High-Acceleration Movement, Muscle Damage, and Perceived Exertion in Basketball Games

in International Journal of Sports Physiology and Performance
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Purpose: To evaluate the effect of the number of high-acceleration movements on muscle damage and the rating of perceived exertion (RPE) in basketball games. Methods: Twenty-one male collegiate basketball players (mean age, 20.0 [1.0] y) were included. A triaxial accelerometer was used to measure acceleration in basketball-simulated scrimmages. To detect higher physical load during the actual game, the resultant acceleration was calculated, and 3 thresholds were set: >4G, >6G, and >8G resultant accelerations. The number of the extracted movements was calculated at each acceleration threshold. Plasma creatine kinase (CK) levels (marker of muscle damage) were estimated before and 24 hours after the match, and the session-RPE load was calculated within 30 minutes after the match. Pearson product-moment correlations with 95% confidence intervals were used to determine the relationships between the number of high-acceleration movements and plasma CK and session-RPE load. Results: Significant correlations were observed between the number of high-acceleration movements >8G and CK level (r = .74; 95% confidence interval, 0.44–0.89; P < .0001). Furthermore, the correlation coefficient between acceleration and CK increased with increased acceleration threshold (>4G: r = .65; >6G: r = .69). Contrastingly, the correlation coefficient between acceleration and the session-RPE load decreased with increased acceleration threshold (>4G: r = .72; >6G: r = .52; >8G: r = .43). Conclusions: The session-RPE reflects the total amount of movement, while the high-acceleration movement reflects the momentary large impact load or intensity, and they evaluated different factors. Basketball coaching and conditioning professionals recommended combining acceleration and session-RPE when monitoring the load of athletes.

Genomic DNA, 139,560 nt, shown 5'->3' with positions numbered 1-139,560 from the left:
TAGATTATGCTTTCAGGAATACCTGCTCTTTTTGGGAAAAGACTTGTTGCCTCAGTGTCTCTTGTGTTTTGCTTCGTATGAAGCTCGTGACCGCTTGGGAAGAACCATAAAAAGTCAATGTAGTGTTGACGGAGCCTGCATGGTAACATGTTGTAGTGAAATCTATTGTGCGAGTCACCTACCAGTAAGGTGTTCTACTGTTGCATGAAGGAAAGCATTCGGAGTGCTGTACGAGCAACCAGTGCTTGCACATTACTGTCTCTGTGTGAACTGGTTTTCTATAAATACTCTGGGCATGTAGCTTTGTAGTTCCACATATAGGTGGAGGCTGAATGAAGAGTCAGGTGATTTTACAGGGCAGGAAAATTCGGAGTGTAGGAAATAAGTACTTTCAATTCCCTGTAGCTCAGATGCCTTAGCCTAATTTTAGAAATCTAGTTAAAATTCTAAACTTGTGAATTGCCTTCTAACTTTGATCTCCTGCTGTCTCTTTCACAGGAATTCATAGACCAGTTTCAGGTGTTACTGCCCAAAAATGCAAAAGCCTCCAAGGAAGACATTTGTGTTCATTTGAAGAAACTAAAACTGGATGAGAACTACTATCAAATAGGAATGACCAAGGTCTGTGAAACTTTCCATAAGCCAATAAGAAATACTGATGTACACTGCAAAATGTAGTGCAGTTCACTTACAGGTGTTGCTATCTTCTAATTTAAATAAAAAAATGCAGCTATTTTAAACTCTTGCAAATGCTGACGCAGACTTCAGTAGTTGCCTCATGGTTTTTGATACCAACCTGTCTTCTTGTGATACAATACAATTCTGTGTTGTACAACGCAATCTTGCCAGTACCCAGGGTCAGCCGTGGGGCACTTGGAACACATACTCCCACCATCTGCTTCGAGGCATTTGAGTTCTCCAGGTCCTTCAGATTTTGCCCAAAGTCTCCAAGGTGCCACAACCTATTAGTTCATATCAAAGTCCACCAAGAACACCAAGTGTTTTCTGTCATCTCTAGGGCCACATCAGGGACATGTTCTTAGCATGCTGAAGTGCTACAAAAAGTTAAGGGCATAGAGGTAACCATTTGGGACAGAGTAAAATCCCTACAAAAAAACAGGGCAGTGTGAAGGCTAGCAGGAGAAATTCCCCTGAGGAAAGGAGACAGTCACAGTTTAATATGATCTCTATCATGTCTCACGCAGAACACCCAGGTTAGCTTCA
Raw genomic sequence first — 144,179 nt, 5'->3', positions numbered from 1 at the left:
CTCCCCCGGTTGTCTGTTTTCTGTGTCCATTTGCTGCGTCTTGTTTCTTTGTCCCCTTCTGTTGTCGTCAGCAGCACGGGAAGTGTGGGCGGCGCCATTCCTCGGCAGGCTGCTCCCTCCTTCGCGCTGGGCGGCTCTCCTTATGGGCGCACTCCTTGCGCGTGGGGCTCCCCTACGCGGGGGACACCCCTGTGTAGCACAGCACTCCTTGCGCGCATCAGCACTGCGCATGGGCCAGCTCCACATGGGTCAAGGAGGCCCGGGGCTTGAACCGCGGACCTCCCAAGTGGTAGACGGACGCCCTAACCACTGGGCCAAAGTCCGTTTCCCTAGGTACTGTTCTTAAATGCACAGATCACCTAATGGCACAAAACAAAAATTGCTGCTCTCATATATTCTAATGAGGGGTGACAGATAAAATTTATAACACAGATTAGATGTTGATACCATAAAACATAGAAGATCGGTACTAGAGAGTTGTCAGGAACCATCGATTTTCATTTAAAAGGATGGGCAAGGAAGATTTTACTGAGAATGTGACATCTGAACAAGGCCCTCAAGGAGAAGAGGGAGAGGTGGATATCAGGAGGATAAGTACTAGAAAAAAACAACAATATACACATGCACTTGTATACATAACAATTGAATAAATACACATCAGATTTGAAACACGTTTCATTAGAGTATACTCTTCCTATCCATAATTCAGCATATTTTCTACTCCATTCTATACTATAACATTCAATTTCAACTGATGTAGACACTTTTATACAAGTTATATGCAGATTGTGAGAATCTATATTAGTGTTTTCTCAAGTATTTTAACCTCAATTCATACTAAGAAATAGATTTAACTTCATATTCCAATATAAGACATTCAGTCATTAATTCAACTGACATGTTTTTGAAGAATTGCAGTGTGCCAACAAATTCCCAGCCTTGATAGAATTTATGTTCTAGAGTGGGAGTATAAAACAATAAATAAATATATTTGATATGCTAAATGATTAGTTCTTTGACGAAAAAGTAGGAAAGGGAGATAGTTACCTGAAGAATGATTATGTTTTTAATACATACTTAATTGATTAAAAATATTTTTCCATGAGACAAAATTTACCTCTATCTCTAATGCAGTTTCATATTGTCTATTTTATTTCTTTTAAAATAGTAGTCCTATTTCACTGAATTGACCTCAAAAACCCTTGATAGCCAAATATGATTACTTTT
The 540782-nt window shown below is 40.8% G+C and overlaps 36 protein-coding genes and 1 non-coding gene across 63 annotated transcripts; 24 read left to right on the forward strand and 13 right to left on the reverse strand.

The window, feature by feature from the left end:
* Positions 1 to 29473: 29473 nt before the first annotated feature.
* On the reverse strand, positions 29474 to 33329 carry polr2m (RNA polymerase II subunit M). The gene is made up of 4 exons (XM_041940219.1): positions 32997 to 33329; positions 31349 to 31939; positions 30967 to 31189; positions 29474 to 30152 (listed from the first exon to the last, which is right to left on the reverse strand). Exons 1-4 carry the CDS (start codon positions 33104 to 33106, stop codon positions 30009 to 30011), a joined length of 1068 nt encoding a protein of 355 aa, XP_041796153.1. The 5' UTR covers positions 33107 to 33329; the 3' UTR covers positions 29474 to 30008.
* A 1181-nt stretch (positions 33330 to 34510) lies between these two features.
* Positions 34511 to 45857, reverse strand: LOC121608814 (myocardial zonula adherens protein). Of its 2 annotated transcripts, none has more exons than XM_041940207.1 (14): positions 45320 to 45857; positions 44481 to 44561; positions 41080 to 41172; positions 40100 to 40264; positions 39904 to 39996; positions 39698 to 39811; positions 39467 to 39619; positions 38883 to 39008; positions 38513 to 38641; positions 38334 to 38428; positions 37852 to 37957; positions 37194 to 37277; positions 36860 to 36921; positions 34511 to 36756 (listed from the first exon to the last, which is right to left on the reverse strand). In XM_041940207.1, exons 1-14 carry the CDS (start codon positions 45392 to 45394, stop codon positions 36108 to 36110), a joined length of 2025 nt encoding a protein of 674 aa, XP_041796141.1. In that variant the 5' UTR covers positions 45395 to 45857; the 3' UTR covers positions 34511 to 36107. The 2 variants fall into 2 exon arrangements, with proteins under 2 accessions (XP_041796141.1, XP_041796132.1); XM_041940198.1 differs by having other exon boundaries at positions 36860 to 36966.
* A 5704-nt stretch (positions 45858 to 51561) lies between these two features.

Koyama is with the Sports Medical Science Research Inst, Tokai University, Hiratsuka, Japan, and the Graduate School of Sport Sciences, Waseda University, Saitama, Japan. Rikukawa is with the Dept of Competitive Sports, Tokai University, Hiratsuka, Japan. Nagano is with the Dept of Sports and Health Sciences, Japan Women’s College of Physical Education, Setagaya-ku, Tokyo, Japan. Sasaki is with the Faculty of Health Sciences, Tokyo Ariake University of Medical and Health Sciences, Tokyo, Japan. Ichikawa is with the Dept of Health and Sports, Niigata University of Health and Welfare, Niigata, Japan. Hirose is with the Faculty of Sport Sciences, Waseda University, Tokyo, Japan.

Koyama (koyama@tokai-u.jp) is corresponding author.
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